In one embodiment, and with reference to FIGS. 2A, 2F and Table 1 below, controller 20 queries zone capacities on a real time basis, and for any zone capacity below 15,000 BTU/hr controller 20 controls, for example, pumps PWH and PL coupled to water tank 153 in such a way that compressor 16 is not turned “on,” but rather the heat energy from a domestic hot water tank 153 is employed to supply energy to appropriate zones (as represented by a dotted line 157 in FIG. 2F). Hot water tank temperature sensor HWT is configured to send via signal a water temperature reading for water tank 153 to controller 20. If the water temperature drops to a predetermined level (i.e., when other users remove heat from the system, as, for example, while showering), controller 20 will enable compressor 16 and balance a heat output across valves V1, V2, and V3. In one embodiment, compressor 16 transitions to “full” output as energy is transported to replenish the domestic hot water supply and to small zones. However, the small zones are able to take in only so much energy as they can absorb, the remaining “excess” energy thus transporting into the domestic hot water supply.
    TABLE 1
    Heat/ Zones Zones
    Cool HWT <15,000 >15,000
    Mode ( F.) BTU/hr BTU/hr PHW PL Compressor Priority
    H >130 Off
    H <115 On Off On
    H >115 Off On Off
    H <105 On Off On
    H 130 Off On Off
    H <115 On Off On
    H >130 Off Off Off
    ˜3PM Must On Off On
    be
    130
    C >115 Off Off On Normal
    air
    cooling
    C 110 On Off On Cooling
    off, flip
    to
    heating
    C 130 Off Off On Back to
    cooling
  • [0052]
    In one embodiment, energy is diverted out of a particular zone (for example a small zone as described above) and/or other domestic hot water energy is consumed (for example when taking a shower), such that controller 20 senses an imbalance in heat output and heat zone capacity, thus turning on compressor 16 to increase a heat output to meet this change in total zonal heat capacity. In this regard, compressor 16 in one embodiment is operated at a second “high” speed at full output to replenish domestic hot water use and small zone heat capacity draw in household water heat system 151.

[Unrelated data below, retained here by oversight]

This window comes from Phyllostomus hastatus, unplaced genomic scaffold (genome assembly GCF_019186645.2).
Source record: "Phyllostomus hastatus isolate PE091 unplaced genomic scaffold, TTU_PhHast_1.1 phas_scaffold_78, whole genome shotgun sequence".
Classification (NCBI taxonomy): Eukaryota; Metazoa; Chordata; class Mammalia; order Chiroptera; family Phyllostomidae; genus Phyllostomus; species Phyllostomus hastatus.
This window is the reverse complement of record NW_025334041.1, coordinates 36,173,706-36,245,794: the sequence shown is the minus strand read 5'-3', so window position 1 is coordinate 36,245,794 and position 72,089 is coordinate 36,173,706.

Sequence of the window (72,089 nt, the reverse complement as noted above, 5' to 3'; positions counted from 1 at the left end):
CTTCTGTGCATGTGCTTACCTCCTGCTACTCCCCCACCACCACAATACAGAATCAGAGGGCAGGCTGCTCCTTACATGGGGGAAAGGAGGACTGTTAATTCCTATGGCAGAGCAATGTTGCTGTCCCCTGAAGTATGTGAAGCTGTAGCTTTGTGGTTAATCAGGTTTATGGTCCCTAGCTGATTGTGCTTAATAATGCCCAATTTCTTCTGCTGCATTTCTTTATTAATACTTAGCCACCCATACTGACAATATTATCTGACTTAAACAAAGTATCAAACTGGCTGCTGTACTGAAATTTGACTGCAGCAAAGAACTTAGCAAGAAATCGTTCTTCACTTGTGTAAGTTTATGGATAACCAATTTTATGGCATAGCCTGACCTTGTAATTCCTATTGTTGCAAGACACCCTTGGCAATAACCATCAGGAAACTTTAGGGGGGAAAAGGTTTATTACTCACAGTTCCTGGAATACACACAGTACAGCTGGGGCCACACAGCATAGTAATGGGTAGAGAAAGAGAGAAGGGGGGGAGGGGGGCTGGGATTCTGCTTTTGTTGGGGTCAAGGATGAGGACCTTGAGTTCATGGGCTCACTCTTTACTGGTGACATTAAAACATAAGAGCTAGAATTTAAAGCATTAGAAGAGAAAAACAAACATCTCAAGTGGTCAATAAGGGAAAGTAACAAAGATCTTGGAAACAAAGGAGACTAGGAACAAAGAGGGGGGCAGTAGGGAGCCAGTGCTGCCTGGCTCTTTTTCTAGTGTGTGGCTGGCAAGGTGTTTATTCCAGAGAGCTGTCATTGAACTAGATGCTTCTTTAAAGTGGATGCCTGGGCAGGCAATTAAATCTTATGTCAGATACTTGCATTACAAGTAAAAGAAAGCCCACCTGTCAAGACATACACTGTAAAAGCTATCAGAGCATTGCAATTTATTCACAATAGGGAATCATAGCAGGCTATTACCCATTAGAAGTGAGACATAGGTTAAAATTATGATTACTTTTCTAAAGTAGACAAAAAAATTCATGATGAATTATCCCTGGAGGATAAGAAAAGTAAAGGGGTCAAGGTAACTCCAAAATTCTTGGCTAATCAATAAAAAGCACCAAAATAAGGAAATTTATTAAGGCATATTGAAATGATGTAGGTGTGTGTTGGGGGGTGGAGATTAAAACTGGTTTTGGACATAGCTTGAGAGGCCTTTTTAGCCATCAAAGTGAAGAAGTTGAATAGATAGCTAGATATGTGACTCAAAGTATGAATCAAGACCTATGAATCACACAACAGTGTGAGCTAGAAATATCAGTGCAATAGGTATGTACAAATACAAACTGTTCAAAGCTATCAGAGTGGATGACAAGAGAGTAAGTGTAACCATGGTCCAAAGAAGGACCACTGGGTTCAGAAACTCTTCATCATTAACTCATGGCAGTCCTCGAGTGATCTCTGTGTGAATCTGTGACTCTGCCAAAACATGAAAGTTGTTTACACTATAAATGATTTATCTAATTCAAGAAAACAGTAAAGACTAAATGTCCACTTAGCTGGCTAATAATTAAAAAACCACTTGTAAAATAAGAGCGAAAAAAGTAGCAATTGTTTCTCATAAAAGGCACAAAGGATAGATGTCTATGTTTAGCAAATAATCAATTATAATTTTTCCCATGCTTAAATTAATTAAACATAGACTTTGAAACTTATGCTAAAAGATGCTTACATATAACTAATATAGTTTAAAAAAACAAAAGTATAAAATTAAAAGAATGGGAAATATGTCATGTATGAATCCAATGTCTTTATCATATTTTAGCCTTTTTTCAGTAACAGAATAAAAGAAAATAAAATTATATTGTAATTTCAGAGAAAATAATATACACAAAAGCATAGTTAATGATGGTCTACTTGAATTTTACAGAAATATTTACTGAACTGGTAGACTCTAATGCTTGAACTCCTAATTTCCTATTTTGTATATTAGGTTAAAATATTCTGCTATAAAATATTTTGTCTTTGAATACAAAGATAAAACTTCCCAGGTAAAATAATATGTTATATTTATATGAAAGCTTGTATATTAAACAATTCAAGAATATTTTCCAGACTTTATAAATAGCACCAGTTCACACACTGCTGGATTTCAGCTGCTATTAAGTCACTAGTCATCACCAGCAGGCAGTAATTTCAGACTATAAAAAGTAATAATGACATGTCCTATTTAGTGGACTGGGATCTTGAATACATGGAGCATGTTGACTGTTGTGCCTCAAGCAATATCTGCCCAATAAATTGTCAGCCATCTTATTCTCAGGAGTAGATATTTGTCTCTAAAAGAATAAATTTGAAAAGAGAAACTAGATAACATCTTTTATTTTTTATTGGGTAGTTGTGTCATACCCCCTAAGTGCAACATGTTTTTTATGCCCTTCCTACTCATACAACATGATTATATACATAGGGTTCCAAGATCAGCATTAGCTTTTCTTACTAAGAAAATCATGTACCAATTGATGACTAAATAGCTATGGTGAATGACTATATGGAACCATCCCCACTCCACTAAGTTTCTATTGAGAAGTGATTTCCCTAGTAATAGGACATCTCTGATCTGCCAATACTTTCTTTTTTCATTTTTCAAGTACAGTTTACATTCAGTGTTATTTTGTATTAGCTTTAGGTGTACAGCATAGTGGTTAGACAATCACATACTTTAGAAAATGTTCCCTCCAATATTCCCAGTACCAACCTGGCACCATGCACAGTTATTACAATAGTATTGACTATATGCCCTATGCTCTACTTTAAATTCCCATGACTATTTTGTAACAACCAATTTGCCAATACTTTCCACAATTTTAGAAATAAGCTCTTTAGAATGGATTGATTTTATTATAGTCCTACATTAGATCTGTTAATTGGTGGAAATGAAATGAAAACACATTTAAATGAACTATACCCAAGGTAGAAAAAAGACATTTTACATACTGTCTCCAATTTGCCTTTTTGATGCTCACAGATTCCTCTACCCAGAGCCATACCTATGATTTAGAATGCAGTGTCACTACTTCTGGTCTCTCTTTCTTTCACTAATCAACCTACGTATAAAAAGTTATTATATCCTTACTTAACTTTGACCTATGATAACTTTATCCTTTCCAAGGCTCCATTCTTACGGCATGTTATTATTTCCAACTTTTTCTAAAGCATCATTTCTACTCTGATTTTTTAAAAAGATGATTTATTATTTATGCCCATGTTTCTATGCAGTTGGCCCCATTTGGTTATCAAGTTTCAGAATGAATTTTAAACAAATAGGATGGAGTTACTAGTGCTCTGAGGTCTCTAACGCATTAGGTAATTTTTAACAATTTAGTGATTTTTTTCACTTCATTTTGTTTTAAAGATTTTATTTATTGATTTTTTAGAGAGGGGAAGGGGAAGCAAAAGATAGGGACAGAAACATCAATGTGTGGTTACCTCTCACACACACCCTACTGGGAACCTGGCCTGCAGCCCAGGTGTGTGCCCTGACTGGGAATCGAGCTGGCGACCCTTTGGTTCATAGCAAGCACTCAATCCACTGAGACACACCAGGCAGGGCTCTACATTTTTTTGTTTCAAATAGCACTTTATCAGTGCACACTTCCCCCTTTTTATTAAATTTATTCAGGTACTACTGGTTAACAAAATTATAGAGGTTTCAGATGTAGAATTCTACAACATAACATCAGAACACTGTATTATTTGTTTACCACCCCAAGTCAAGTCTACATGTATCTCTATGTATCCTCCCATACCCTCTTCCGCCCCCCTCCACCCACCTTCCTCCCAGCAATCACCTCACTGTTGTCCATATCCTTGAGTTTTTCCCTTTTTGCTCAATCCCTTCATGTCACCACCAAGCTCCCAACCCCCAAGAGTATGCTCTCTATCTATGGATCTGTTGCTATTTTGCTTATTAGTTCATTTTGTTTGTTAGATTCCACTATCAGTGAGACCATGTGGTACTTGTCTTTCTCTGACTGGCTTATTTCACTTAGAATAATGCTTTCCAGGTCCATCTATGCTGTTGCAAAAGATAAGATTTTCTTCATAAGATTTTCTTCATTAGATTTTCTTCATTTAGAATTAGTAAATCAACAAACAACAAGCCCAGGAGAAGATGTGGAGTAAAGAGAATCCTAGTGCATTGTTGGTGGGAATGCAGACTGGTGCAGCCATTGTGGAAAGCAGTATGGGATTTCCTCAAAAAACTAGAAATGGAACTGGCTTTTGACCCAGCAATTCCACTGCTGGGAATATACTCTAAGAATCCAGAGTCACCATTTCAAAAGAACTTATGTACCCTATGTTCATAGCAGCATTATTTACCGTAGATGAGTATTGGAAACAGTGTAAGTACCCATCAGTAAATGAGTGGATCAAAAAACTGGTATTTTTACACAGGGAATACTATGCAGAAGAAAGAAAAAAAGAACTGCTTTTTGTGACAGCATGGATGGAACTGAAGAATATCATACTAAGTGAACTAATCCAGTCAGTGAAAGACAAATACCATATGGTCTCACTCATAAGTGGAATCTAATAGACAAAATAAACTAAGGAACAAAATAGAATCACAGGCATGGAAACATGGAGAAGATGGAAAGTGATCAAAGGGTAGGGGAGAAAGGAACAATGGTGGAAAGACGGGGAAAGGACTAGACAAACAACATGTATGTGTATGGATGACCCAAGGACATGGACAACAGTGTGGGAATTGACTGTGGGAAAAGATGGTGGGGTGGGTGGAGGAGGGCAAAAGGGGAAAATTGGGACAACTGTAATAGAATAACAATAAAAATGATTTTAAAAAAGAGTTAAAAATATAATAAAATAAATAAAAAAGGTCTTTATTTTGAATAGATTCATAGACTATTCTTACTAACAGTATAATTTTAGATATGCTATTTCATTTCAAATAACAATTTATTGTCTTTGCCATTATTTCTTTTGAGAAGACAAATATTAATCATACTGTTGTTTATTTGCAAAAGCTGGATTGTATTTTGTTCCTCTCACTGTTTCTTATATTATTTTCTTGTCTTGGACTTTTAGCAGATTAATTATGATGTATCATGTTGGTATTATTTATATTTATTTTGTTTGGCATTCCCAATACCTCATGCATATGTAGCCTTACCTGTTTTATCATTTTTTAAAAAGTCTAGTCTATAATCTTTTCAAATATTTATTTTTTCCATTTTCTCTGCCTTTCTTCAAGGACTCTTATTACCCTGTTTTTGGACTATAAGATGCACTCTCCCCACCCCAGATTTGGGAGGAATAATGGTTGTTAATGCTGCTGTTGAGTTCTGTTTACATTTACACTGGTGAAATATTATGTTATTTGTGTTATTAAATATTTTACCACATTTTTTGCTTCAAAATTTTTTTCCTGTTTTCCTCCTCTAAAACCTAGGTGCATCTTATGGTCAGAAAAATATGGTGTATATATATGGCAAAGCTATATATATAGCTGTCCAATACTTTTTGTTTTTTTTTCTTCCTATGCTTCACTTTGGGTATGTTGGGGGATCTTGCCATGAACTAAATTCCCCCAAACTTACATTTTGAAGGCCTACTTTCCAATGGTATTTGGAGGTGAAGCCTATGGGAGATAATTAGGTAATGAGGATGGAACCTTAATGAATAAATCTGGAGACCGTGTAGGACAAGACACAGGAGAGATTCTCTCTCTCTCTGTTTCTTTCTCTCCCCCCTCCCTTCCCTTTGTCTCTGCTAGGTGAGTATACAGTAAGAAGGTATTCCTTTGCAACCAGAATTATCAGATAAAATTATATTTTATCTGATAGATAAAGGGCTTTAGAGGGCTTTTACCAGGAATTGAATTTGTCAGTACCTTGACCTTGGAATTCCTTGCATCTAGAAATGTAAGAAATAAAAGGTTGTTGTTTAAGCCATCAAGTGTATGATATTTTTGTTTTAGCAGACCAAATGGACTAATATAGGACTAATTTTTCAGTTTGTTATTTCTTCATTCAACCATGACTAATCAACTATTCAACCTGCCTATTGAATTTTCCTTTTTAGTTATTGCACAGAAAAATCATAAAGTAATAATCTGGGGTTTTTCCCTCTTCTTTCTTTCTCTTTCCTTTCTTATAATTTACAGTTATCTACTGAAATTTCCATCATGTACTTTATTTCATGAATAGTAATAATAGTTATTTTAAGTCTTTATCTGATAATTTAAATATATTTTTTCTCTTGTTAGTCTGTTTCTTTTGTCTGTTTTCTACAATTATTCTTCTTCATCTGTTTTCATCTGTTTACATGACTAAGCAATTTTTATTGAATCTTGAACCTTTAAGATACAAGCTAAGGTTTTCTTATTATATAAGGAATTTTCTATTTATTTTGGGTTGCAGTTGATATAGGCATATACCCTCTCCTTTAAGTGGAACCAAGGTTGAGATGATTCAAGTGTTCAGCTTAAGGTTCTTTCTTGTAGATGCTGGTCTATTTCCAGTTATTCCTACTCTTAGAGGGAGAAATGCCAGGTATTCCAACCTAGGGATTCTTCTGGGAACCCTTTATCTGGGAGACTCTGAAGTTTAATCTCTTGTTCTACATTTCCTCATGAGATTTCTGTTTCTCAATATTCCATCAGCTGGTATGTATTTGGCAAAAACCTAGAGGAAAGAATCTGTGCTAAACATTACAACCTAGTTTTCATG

• [0053]
    FIG. 4 illustrates a thermodynamically controlled structure 300 including a plurality of heating/cooling zones according to one embodiment of the present invention. Structure 300 includes a floor 302, air spaces 304 including air spaces in a lower room area 306, and heating/cooling system 10 (as described above in FIG. 2) configured to heat/cool a plurality of independently controlled zones 308-320.
  • [0054]
    In one embodiment, controller 20 (FIGS. 3A and 3B) controls the plurality of heating/cooling zones 308-320. For example, in one embodiment, controller 20 thermostatically controls a first radiant floor zone 308 independently and separately from a second radiant floor zone 310, and controller 20 thermostatically controls air zones 312-320 independently and separately from each other zone in heating/cooling structure 300. In one embodiment, first radiant floor zone 308 is disposed in floor 7 adjacent, but for example in another room, separate from second radiant floor zone 310, and each of air zones 312-320 are disposed in separate rooms. It is to be understood that more than two radiant floor temperature zones and more than five room air temperature zones can be controlled by controller 20 and zone controller 240 based upon at least input information from first sensor 60 (FIG. 2) and second sensor 70 (FIG. 2). As a point of reference, the separate zones 308-320 need not be in separate rooms of structure 300. In controlling zones 308-320, controller 20 receives input from zone controller 240 and any of the inputs via any of the communication paths 202-220 (FIG. 3A). In addition, in one embodiment, any one or any set of zones 308-320 can be controlled as priority zones that receive immediate additional heating/cooling ahead of other non-selected zones.
  • [0055]
    A variety of refrigerants can be employed to implement embodiments of the present invention. Preferred refrigerants include the family of refrigerants, for example refrigerant R-410A, carbon dioxide and other equivalents. In one preferred embodiment, the refrigerant is carbon dioxide having an operable pressure-enthalpy range that spans the critical point of the carbon dioxide, as best illustrated in FIG. 5.